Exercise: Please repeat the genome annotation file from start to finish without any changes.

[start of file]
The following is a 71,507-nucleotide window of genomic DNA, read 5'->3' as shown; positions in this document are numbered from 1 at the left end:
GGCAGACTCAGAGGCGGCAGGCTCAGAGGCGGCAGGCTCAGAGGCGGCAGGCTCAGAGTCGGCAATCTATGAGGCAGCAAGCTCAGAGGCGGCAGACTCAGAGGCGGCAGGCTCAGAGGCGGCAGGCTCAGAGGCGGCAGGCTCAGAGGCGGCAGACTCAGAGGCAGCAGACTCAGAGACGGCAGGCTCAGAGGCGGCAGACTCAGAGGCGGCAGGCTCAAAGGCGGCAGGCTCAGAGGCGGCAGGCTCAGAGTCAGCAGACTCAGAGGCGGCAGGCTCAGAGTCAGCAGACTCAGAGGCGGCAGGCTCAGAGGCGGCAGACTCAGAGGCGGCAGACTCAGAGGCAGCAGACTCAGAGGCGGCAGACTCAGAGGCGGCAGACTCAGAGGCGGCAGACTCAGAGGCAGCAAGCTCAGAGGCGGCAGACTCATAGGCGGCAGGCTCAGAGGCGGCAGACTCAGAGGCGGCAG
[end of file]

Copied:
The following is a 71,507-nucleotide window of genomic DNA, read 5'->3' as shown; positions in this document are numbered from 1 at the left end:
GGCAGACTCAGAGGCGGCAGGCTCAGAGGCGGCAGGCTCAGAGGCGGCAGGCTCAGAGTCGGCAATCTATGAGGCAGCAAGCTCAGAGGCGGCAGACTCAGAGGCGGCAGGCTCAGAGGCGGCAGGCTCAGAGGCGGCAGGCTCAGAGGCGGCAGACTCAGAGGCAGCAGACTCAGAGACGGCAGGCTCAGAGGCGGCAGACTCAGAGGCGGCAGGCTCAAAGGCGGCAGGCTCAGAGGCGGCAGGCTCAGAGTCAGCAGACTCAGAGGCGGCAGGCTCAGAGTCAGCAGACTCAGAGGCGGCAGGCTCAGAGGCGGCAGACTCAGAGGCGGCAGACTCAGAGGCAGCAGACTCAGAGGCGGCAGACTCAGAGGCGGCAGACTCAGAGGCGGCAGACTCAGAGGCAGCAAGCTCAGAGGCGGCAGACTCATAGGCGGCAGGCTCAGAGGCGGCAGACTCAGAGGCGGCAG